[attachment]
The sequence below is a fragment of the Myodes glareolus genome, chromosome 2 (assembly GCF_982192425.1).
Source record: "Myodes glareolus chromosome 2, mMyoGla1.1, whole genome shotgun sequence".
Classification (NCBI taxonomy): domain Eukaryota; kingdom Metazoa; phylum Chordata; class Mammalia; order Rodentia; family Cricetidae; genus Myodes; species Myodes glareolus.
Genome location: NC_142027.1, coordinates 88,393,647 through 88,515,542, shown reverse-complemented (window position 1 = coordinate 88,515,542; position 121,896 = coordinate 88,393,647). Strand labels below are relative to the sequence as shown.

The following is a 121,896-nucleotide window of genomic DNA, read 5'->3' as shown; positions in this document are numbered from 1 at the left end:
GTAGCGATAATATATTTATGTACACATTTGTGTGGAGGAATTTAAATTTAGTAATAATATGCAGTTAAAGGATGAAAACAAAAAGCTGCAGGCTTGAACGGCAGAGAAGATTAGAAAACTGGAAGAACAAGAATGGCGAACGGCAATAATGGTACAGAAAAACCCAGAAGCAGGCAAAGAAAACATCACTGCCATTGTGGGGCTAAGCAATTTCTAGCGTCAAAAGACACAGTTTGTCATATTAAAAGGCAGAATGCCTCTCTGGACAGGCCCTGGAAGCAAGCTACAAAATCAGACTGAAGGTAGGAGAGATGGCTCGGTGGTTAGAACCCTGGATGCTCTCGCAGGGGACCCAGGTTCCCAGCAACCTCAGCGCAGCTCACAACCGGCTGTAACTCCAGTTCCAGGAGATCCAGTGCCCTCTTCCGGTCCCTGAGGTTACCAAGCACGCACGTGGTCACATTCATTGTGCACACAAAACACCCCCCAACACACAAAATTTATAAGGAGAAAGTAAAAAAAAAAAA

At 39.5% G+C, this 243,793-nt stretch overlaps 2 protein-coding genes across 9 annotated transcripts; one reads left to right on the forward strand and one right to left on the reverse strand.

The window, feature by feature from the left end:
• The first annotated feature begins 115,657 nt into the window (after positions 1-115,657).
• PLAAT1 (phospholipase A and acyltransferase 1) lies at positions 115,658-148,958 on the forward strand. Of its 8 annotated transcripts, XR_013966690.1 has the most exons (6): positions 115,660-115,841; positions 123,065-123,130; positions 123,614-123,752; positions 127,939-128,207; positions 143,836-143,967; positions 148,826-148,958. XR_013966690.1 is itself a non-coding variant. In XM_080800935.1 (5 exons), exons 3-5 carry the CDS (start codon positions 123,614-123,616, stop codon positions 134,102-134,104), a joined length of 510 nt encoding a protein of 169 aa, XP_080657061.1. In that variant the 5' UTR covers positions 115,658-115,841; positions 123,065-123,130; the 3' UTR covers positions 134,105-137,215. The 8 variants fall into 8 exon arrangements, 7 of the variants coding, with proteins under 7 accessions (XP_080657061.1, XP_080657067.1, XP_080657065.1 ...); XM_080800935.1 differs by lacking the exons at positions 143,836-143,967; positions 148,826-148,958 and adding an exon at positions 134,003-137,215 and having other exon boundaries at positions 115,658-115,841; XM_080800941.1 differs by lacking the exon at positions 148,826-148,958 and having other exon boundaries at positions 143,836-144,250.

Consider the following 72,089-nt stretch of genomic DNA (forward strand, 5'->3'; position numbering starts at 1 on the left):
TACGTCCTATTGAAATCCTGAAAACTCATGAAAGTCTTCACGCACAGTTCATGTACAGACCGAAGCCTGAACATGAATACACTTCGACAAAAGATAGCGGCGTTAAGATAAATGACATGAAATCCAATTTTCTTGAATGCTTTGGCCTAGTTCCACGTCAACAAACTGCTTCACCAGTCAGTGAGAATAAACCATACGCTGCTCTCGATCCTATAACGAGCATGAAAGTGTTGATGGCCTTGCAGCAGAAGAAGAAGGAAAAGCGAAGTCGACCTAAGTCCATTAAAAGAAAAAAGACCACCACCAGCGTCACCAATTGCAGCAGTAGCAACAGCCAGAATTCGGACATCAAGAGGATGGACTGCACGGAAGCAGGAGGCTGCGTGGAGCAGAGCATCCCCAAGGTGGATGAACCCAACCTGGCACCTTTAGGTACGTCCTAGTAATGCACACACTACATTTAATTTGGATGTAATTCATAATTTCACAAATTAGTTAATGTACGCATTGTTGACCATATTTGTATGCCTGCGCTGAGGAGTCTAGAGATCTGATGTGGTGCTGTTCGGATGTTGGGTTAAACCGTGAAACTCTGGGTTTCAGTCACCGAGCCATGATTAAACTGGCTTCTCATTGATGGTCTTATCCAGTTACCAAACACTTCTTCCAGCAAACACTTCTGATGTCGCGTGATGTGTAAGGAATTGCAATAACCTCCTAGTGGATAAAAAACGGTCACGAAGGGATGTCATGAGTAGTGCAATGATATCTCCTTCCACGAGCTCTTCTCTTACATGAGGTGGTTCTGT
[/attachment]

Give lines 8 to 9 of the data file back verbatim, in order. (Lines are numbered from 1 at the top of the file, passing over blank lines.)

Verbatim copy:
The window, feature by feature from the left end:
• The first annotated feature begins 115,657 nt into the window (after positions 1-115,657).